Focussing on the employee experience in a sector that traditionally hasn’t

By Kate Faxen, Head of Employee Experience, UCL.
10 January 2023
Kates’s case study, The importance of individual leaders to create change and the necessity of listening, is one of many included in UCEA's 'Employee experience in HE' guide, accessible to members.

When I took on the role of Head of Employee Experience at UCL in 2019, I was believed to be the first professional dedicated entirely to employee experience in the UK higher education sector. The sector has traditionally been more comfortable focusing on the student experience. Perhaps it is understandable that this area has grown in popularity as a strategic focus ever since the National Student Survey (NSS) launched in 2005. And that growth has continued to the point where now, you will find that nearly all universities have established teams dedicated entirely to optimising it. 

So, my burning question is, will it be only a matter of time before almost all universities have a team dedicated to understanding and enhancing the employee experience? Here’s what I think, and some suggestions for how you might speed up the change.

Why is a high NSS score so desirable? 

It would be nice to think that the main motivation behind achieving a high NSS score is all about making sure our students are thriving. I’m sure that to a large extent that is true, but it’s hard to avoid the reason that universities started to gamify the area of student experience was likely down to NSS scores are available on degree comparison sites and directly affect university ranking tables such as The Times Good University Guide

The impact that a positive NSS score has on overall applications received may in fact be quite low (1), but everyone knows that universities like a little friendly competition, especially when the results are publicly available. 

Will achieving a high staff engagement survey score ever be desirable? 

We would hope that, similar to the student experience, employers would want their employees to thrive as a matter of course. But for most universities, this still doesn’t seem to rank highly as a strategic priority, not yet anyway. During the pandemic, a shift towards “human-centric” decision-making was felt within our sector and beyond. At UCL, this was one of our five guiding principles for all decisions which were made at priority speed to help us through the multiple challenges. And this approach seems to have been well received by staff, with many colleagues highlighting UCL’s response to Covid-19 as a positive factor in our recent staff survey.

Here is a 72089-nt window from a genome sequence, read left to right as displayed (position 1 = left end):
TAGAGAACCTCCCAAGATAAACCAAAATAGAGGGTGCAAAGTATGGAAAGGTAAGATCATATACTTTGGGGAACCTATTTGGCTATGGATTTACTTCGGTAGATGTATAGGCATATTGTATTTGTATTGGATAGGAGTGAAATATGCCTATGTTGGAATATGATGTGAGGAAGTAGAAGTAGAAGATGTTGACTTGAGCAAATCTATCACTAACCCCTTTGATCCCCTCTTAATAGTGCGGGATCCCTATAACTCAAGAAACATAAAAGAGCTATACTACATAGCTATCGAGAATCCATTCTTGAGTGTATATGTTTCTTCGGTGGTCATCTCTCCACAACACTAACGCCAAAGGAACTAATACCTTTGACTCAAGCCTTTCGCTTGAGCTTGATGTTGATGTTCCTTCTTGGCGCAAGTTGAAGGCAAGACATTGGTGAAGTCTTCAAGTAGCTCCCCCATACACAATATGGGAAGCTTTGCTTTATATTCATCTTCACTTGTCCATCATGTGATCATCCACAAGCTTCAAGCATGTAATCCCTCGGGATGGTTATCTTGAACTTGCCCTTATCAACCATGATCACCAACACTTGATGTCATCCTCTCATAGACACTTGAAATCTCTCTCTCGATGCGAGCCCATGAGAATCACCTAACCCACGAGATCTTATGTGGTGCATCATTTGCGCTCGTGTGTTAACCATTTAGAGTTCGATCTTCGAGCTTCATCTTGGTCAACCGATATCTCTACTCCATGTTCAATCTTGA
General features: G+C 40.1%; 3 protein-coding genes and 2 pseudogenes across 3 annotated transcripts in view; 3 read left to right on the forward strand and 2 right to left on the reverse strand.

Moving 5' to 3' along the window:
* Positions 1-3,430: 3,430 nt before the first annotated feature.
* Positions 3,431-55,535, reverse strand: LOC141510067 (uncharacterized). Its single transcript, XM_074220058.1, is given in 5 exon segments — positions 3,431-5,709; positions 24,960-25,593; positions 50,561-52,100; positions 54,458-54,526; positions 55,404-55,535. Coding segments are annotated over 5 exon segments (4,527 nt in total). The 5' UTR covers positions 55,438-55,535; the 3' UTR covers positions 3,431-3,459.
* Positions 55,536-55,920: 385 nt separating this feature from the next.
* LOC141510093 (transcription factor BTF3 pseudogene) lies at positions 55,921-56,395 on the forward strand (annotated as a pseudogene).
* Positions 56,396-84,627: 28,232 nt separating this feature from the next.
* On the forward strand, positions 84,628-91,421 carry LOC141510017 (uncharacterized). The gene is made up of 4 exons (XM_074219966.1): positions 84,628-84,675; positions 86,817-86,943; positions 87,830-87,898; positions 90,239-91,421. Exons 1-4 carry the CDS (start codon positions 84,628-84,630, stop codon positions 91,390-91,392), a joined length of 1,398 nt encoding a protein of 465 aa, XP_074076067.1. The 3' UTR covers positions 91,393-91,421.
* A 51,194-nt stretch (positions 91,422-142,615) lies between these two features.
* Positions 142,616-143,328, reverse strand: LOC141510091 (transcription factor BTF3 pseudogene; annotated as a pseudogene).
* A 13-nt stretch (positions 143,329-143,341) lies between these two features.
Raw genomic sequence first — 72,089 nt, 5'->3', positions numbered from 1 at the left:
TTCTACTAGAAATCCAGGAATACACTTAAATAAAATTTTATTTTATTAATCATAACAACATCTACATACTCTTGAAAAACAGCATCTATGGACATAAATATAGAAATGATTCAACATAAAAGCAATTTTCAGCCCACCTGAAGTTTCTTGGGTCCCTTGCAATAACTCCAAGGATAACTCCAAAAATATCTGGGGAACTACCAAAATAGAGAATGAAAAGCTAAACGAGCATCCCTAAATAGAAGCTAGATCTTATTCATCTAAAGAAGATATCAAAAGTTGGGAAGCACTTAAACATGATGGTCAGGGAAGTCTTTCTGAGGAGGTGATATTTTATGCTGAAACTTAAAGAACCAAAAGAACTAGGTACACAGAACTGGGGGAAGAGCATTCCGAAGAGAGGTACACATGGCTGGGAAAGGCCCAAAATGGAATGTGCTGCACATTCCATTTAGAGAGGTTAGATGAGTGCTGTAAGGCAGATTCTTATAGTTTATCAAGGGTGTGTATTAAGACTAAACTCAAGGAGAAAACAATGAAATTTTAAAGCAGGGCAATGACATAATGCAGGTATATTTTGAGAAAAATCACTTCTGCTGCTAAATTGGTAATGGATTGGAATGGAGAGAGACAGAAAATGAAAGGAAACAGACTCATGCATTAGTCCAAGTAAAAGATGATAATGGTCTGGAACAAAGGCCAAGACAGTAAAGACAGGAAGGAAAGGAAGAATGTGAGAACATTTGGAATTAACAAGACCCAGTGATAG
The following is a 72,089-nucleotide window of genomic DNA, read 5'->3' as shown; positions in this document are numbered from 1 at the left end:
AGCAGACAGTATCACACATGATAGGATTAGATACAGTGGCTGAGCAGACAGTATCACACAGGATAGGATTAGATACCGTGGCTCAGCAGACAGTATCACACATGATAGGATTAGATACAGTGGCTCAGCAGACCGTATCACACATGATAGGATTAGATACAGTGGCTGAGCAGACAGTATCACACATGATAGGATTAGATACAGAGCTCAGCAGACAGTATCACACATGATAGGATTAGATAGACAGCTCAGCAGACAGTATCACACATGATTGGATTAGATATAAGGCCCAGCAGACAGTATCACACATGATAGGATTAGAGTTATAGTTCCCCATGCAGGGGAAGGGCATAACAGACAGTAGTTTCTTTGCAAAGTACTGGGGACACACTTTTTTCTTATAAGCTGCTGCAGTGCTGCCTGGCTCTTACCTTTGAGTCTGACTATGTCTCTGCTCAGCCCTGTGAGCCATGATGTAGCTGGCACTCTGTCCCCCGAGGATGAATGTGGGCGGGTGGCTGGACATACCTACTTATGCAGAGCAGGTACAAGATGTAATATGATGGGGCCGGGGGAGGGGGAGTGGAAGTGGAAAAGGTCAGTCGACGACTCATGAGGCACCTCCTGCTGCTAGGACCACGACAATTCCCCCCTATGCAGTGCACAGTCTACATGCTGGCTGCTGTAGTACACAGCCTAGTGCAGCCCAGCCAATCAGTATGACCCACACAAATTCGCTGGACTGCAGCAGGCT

It is heartening to note, that since I was recruited as the first employee experience lead in the sector, many more similar posts have now been created. And while I am no longer working in sector-wide isolation I wonder if it will ever be as important a focus as the student experience is. Perhaps that is becoming more likely but may only continue to grow as a strategic priority with the introduction of a little more friendly competition.

Is it desirable to benchmark employee experience across the sector?

Since ORC (2) pulled out from our sector, a couple of years before the pandemic, there has no longer been a simple way for universities to benchmark their employee satisfaction against that of other universities. But would that be helpful? UCL moved away from the likely suspects of survey providers and ran our most recent staff survey with a company called Qlearsite. We have since learnt that for us, internal benchmarking was the most valuable information. But we still needed some level of external benchmarking to identify areas that offered the most room for improvement so that we knew which areas had the most potential for positive impact through interventions. 

What’s most important for employee experience in our sector?

While I believe sector-wide benchmarking would be beneficial, I think there are more important things to focus on. Specifically – how we go about improving employee experience in a way that leads to meaningful and sustainable change in areas we know (with or without benchmarked surveys) really require our attention. Workload and the cost of living struggles leap to mind.

How can you help speed up this change?

The first step of any employee experience function should be around building a deep understanding of your workplace culture and how different communities of people may be affected differently by it. 

At UCL, we do this by listening to our employees in several ways, such as:
  • Employee experience survey 
  • Pulse surveys 
  • Online discussions 
  • Focus groups and workshops
Once you know what the hot topics are for staff, work collaboratively to find solutions.

Employers certainly need to make listening more effective, as identified in the ‘Voice of the workforce’ - one of the four ‘jigsaw’ connected themes in UCEA’s EX model. The sector’s distractions are certainly not alleviating in our post-pandemic world – but listening leaders need to remain focused on creating change and a better employee experience. And my final top tip relates to bringing people on the journey with you; the more people you bring along, the more support you’ll be able to rely on when you need it most.

1. Gibbons, S., Neumayer, E., and Perkins, R. October 2015, Student satisfaction, league tables and university applications: Evidence from Britain. Economics of Education Review. Vol 48, 148 - 164 
2. ORC International are an employee engagement firm who used to provide similar surveys to around 40 different universities. In approx. 2018, they pulled out of the HE sector citing their inability to impact engagement as their reason for leaving.